Dogtooth: Teething on Black Comedy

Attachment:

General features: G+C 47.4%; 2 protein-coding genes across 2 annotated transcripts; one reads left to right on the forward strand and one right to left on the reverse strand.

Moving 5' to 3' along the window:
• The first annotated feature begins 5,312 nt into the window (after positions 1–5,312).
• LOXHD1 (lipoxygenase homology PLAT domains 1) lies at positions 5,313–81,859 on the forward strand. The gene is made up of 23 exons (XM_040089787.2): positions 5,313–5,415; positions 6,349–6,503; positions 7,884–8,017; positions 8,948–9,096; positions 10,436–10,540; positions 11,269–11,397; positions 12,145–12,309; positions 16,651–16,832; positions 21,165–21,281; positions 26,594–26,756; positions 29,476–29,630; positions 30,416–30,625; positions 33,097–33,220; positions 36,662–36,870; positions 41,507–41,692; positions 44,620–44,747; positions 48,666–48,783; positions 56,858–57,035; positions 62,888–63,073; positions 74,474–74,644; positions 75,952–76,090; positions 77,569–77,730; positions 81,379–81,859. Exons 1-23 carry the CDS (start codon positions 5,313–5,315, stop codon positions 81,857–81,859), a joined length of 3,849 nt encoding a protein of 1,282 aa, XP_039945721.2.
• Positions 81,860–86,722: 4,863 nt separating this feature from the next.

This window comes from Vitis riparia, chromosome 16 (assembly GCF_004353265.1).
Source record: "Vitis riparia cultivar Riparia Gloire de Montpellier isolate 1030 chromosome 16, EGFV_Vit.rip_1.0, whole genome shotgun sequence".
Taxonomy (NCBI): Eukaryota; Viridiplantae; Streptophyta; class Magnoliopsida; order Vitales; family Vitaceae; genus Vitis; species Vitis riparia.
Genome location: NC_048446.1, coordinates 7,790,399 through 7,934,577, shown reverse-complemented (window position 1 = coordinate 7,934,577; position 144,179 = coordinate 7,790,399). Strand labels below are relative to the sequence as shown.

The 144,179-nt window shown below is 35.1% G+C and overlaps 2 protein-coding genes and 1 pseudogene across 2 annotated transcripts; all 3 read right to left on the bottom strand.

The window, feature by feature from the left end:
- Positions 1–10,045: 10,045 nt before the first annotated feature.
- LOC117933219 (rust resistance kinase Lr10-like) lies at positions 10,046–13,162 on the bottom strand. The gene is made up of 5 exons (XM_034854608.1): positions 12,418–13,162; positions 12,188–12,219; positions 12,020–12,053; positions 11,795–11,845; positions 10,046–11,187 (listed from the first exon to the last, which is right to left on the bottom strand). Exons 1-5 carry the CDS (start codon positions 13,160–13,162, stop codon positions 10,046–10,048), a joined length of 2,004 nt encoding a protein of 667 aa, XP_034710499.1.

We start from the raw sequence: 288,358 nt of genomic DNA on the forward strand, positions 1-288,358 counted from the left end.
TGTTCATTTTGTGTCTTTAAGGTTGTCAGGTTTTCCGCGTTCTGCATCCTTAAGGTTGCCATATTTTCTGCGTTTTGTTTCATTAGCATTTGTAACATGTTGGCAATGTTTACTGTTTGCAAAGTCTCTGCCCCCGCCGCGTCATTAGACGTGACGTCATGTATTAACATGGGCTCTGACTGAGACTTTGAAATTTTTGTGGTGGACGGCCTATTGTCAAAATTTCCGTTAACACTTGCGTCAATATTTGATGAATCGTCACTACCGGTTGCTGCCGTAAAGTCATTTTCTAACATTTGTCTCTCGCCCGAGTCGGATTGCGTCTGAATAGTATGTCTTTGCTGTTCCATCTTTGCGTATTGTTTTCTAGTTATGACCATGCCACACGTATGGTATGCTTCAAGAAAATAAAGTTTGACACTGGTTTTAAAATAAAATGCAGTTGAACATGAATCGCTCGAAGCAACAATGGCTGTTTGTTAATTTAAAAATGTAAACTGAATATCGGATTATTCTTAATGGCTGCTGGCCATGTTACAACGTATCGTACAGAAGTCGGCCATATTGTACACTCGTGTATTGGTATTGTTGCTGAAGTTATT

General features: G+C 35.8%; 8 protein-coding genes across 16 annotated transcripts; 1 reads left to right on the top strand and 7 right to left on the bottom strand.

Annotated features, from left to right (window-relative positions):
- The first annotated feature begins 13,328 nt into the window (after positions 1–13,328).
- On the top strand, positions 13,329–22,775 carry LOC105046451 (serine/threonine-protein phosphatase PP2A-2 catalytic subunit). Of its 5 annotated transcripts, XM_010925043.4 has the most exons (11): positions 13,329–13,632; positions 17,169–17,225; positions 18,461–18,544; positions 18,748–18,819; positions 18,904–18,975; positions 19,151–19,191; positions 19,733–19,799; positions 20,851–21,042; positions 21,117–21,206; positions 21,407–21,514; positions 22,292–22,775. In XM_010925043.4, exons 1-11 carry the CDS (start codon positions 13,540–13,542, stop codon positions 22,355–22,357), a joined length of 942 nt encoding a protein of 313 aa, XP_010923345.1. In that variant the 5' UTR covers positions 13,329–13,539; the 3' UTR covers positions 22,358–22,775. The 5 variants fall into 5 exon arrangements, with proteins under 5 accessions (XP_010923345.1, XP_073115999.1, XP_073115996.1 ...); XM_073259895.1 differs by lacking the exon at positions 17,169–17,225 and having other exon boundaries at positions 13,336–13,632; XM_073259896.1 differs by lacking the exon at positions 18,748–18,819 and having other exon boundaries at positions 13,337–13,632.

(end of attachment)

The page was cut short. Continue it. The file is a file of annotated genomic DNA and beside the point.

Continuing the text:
A 2009 Cannes winner, Dogtooth is hyperrealist sci-fi detailing an (anti)social experiment gone awry. The matriarch and patriarch of an upper-class Greek family have taught their three nameless, college-age offspring an alternate language ("A sea is a leather armchair, like the one we have in the living room. A pussy is a big light") to protect a larger deception: that the world outside the family's high-walled home is so dangerous that the "kids" won't be mature enough to explore it until one of their canine teeth falls out. The clueless guinea pigs wile away their days playing mostly innocent if bizarre games of endurance and submission, often monitored by their father, who offers sparkly stickers as prizes for jobs well done—and enforces the boundaries of the closed state with violence. But this dictator's efforts are no match for the trifecta of threats to his fascist regime: free-market trading, sex and American popular culture. Director Giorgos Lanthimos lays out the rules largely through action rather than exposition, which allows Dogtooth to play as a richly satisfying, blackly comic mystery in spite of its delayed, horror-sourced housebreak plot. This pastel-colored portrait of disaster capitalism was made long before the Greek economic crisis, and that's something of a relief: Straight parable could never feel as urgent and unexpectedly moving as the eldest daughter's desperate drive to escape into Hollywood movies—not just by watching them, but by pretending to live them.
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